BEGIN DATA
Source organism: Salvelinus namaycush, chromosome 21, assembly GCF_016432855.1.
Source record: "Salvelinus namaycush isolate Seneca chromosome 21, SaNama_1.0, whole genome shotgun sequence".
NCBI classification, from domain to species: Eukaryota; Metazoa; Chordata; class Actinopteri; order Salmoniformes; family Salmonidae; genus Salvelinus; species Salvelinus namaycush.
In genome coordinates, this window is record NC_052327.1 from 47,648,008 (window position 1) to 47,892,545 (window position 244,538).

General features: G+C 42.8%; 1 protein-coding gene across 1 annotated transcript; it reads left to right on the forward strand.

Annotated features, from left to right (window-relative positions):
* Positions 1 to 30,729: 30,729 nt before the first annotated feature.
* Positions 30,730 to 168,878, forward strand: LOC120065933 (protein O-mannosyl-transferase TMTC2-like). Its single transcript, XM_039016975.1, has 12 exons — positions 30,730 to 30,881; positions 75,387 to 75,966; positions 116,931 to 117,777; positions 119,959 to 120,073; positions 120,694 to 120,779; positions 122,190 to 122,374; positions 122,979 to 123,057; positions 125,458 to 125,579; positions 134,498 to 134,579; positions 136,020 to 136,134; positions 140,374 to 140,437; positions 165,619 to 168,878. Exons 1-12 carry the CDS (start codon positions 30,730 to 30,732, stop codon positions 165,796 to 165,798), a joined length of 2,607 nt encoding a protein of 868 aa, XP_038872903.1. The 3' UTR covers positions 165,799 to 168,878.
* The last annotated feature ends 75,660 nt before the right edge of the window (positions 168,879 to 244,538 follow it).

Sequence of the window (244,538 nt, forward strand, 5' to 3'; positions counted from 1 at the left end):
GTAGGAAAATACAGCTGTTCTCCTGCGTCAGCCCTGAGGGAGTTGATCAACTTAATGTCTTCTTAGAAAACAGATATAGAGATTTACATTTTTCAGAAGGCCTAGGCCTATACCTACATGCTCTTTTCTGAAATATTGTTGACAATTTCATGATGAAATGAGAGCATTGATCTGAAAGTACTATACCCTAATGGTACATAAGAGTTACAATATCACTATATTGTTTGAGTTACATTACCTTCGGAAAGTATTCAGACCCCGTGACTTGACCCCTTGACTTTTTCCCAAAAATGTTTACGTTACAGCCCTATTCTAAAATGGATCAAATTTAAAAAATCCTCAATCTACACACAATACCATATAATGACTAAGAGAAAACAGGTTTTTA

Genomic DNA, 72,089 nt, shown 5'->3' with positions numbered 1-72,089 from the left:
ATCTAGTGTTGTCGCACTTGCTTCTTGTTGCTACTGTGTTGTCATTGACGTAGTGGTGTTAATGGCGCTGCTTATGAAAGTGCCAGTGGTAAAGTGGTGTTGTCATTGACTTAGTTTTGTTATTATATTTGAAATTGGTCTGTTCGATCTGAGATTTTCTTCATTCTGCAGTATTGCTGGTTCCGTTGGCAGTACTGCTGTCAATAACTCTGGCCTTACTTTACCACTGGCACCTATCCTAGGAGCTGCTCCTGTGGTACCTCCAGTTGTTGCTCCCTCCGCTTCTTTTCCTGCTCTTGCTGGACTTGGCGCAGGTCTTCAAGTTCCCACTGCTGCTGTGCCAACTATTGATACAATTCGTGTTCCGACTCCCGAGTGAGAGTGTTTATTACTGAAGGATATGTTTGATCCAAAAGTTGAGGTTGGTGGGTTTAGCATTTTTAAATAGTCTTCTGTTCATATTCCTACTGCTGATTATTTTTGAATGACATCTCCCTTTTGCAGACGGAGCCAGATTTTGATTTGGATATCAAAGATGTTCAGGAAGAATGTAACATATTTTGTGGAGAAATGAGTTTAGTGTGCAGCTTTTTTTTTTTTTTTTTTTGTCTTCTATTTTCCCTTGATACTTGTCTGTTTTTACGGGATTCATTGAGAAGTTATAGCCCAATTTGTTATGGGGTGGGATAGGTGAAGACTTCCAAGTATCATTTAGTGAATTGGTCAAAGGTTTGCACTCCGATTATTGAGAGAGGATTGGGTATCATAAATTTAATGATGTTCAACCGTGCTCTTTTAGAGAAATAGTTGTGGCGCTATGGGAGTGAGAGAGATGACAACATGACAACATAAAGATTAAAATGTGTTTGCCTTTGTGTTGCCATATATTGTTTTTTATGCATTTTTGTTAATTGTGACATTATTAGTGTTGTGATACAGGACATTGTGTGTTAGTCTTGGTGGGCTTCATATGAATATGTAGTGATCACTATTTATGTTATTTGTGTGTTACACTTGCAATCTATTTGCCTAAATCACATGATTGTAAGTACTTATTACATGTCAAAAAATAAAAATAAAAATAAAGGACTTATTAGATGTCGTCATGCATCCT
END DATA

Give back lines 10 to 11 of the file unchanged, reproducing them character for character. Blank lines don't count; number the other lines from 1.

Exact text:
Sequence of the window (244,538 nt, forward strand, 5' to 3'; positions counted from 1 at the left end):
GTAGGAAAATACAGCTGTTCTCCTGCGTCAGCCCTGAGGGAGTTGATCAACTTAATGTCTTCTTAGAAAACAGATATAGAGATTTACATTTTTCAGAAGGCCTAGGCCTATACCTACATGCTCTTTTCTGAAATATTGTTGACAATTTCATGATGAAATGAGAGCATTGATCTGAAAGTACTATACCCTAATGGTACATAAGAGTTACAATATCACTATATTGTTTGAGTTACATTACCTTCGGAAAGTATTCAGACCCCGTGACTTGACCCCTTGACTTTTTCCCAAAAATGTTTACGTTACAGCCCTATTCTAAAATGGATCAAATTTAAAAAATCCTCAATCTACACACAATACCATATAATGACTAAGAGAAAACAGGTTTTTA